Results from the 2018 Thales Data Threat Report
*Source – Dataset for 2018 Thales Data Threat Report
High SaaS usage – and with Sensitive Data
In the 2018 Thales Data Threat Report, one fact that came through very clearly is that SaaS usage by enterprises is high, and so is their use of SaaS with sensitive data. This sensitive data use in SaaS environments today is a real problem.
There are good reasons that enterprises adopt SaaS applications. One of the key reasons is that they no longer have to implement applications that their organization or business units need for HR, productivity, sales, business automation or even simple shared file share/storage inside their organizations or on their hardware. Add to this the lifetime of support, maintenance, infrastructure and training required. Organizations purchase the service and use it as needed, and are billed for what they use.
That seems simple and clear – but not when you look one step farther into the scope of enterprise SaaS deployments and their use of sensitive data within SaaS environments. In our survey data, the U.S. had the widest overall adoption of SaaS applications with 50 percent of enterprises using more than 50 services. The global and European averages were somewhat lower at 42 percent.
The biggest complication for sensitive data within SaaS environments is who has access to it. Regulatory, compliance, legal and best practice requirements limit who can be allowed to see the data—typically a small pool of enterprise groups, roles, or people who need access for their work. This small pool does not include the SaaS provider personnel.
*Source – Dataset for 2018 Thales Data Threat Report
One problem for the vast majority of SaaS applications is that they are a “black box” to the enterprise. As a result, the enterprise does not have access to, or control of, underlying infrastructure, location, architecture or security controls, to name a few of the issues. When applications were implemented within the legacy four walls of the enterprise, even if implemented using software from an outside vendor, the vast majority of these items could be put under the enterprise’s control. However, a “black box” eliminates this control set almost entirely.
Some of the leading SaaS vendors have already implemented solutions to this problem – but today it’s a small set. Leading SaaS environments such as SalesForce and Microsoft’s Office 365 have implemented interfaces and tools that allow organizations to encrypt their data-at-rest within these environments while preserving full functionality. If organizations have the resources and tools available to build out secure infrastructure and interfaces, they are able to control their encryption keys. However, this is far from the rule today. The vast majority of SaaS applications have not enabled this level of functionality. For many, the problem is simply resources – they lack the scale and people to build-out and maintain these capabilities. So in order to meet organizational requirements, customers look to third-party options that can help them implement what’s needed (we at Thales are among the few making this possible for medium and smaller SaaS vendors).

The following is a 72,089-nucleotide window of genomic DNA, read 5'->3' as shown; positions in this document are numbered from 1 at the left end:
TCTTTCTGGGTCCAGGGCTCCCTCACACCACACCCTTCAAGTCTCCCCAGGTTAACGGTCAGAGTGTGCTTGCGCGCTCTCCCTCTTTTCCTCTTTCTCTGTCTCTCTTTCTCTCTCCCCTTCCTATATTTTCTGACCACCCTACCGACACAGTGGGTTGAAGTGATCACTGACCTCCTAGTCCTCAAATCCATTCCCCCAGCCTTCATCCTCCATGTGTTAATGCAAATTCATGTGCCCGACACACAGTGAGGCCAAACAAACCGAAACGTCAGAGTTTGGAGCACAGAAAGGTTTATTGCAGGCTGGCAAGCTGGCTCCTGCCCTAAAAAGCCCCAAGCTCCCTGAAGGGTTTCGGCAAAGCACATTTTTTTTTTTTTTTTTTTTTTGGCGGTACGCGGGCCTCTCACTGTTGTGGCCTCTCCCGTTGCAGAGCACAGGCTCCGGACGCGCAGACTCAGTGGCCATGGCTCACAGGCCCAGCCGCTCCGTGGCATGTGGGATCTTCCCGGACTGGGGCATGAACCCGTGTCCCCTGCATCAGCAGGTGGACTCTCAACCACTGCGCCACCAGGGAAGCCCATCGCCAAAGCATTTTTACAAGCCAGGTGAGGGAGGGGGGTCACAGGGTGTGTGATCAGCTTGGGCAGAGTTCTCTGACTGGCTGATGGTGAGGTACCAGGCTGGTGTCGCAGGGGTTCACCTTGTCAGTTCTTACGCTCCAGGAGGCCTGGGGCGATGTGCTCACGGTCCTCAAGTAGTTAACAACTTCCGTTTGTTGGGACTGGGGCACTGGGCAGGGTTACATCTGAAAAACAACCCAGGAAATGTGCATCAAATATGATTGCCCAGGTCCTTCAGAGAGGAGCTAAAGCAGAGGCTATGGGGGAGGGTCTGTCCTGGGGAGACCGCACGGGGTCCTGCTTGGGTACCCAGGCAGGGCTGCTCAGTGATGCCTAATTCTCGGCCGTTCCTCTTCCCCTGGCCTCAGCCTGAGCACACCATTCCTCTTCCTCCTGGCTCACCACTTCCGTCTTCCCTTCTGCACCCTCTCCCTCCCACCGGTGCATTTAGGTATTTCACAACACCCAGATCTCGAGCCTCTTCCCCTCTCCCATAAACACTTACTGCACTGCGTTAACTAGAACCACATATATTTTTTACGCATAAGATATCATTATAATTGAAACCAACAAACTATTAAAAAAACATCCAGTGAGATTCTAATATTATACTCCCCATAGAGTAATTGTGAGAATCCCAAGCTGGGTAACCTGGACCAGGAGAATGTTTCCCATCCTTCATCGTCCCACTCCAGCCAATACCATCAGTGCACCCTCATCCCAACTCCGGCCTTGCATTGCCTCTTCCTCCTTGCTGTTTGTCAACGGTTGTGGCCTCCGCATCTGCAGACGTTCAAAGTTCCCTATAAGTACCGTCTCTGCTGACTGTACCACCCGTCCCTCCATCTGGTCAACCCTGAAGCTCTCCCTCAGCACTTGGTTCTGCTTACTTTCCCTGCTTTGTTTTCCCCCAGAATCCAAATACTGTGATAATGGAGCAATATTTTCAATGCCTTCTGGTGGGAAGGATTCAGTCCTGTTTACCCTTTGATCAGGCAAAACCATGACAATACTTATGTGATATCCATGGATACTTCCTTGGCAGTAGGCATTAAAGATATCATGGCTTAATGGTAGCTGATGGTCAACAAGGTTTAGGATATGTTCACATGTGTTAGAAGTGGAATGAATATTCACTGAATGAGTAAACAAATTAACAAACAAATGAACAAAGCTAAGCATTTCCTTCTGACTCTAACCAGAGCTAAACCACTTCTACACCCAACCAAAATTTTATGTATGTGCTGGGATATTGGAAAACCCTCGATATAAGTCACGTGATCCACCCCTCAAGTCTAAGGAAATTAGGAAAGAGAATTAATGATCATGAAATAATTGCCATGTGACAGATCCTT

Other problems – Who manages the keys? All of those keys?
If the enterprise manages and stores their encryption keys remotely from the SaaS provider’s environment, a whole host of worries around their sensitive data is eliminated, including:
- Compromises due to attacks at the SaaS provider. Even if a SaaS infrastructure is compromised, enterprise data is safe as it requires the key for access;
- Location of their data – It’s always encrypted and the enterprise has the keys. Even if stored in a remote legal jurisdiction, data can only be compelled from the organization itself, not the SaaS provider; and,
- Compliance requirements – So long as the SaaS application also has access controls built in, requirements for access controls within and without the enterprise are met.
However, many organizations seem to miss the point that control of their keys equals control of their data. Forty-one percent of respondents identified that their organization would increase cloud usage via encryption with keys managed by the cloud provider. Yes, this is better than not encrypting the data at all, but this option still leaves enterprises at risk from issues at the SaaS provider as noted earlier.
Another problem also becomes managing encryption keys and security controls across the wide range of SaaS environments in use (remember that 50 percent of enterprises are using more than 50 SaaS solutions today). Solutions and platforms that help organizations reduce the complexity of keeping access policies and encryption controls consistent with centralized policy management need prompt consideration as well.
What needs to be done?
Organizations need to understand just where their sensitive data is being stored and used. The next step is to evaluate whether the advantage of SaaS resource use offsets any risks to compliance, regulation and operational practice for their organization. SaaS providers that can provide the degree of security required for enterprise data should get precedence for selection and use.